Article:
Being rich in suet and a bit crumbly, I tested the final scraps of wartime Christmas pudding on the bird table. Bullfinches, robins, blackbirds, sparrows, crows and pigeons all quickly came down for a crumb or morsel as it turns colder; they weren’t fussy about the strange ingredients in the recipe.
Wasting food like this on the bird table or on pet animals was of course illegal in wartime and liable to prosecution as pointed out in the Imperial War Museum Dig For Victory pdf and the excellent Cooksinfo.com website points out about British Wartime Food.
Wartime rationing and gardening
2015 marks the 75th anniversary of rationing being introduced on 8th January 1940 and the 70th anniversary of Mr Middleton’s death on 19th September 1945.
How time flies – we marked this on the 70th anniversary in 2010, several years into the World War Zoo Gardens project, alongside the Imperial War Museum.
At the legacy site for http://food.iwm.org.uk 2010 Ministry of Food Exhibition at the Imperial War Musuem, marking 70 years since rationing was introduced, there is an interesting recipe for ‘plum and russet apple mincemeat‘ at http://food.iwm.org.uk/?p=1045
There is also some great December 1945 gardening advice pages from wartime celebrity gardener Mr. Middleton http://food.iwm.org.uk/?p=1057&album=18&gallery=18 The whole 1945 leaflet set has been reprinted recently as a book edited by Twigs Way (Sabrestorm Press. 2009). We will feature more about him in 2015. There is an interesting Mr Middleton blog to look at meanwhile.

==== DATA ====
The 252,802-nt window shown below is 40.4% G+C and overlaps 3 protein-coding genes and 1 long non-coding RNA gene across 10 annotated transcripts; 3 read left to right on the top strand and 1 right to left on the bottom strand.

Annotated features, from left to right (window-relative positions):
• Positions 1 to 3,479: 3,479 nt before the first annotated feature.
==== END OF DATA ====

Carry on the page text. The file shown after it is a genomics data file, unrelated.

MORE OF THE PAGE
An alternative Christmas pud recipe can be found on the interesting Eat For Victory website and blog .
More simple wartime rationing recipes (pdfs) can be found at www.bbc.co.uk/schools/teachers/heroes
You can find another wartime recipe that we use with visiting schools doing our wartime zoo workshops ; if its quiet enough in the café we knock up a batch of savoury potato biscuits – see recipe below.
A Fruitful Happy Christmas and a Prosperous Gardening New Year from all involved in the World War Zoo Gardens Project at Newquay Zoo!
Mark Norris, World War Zoo Gardens project, Newquay Zoo
That Wartime Savoury Potato Biscuit recipe
cooked up if time for World War Zoo Gardens workshop days
Adapted from original Recipe Potatoes: Ministry of Food wartime leaflet No. 17
Makes about 24 approx 3 inch biscuits
2 ounces margarine
3 ounces plain flour
3 ounces cooked mashed potato
6 tablespoons grated cheese*
1.5 teaspoons table salt
Pinch of cayenne or black pepper
1. Rub margarine into flour
2. Add potato, salt, pepper (and cheese, if using this*)
3. Work to a stiff dough
4. Roll out thinly and cut into shapes – festive shapes for Christmas if wanted!
5. Bake in a moderate oven, 15 to 20 minutes.
* N.B. Leave out cheese if you have dairy allergy, the pepper is enough to make the taste ‘interesting’.
Tags: dig for victory garden, history teaching, Imperial War Museum, Mr. Middleton, Newquay Zoo, primary history teaching, Wartime Christmas, wartime Food Facts, wartime gardening, wartime recipes, world war 2, WW1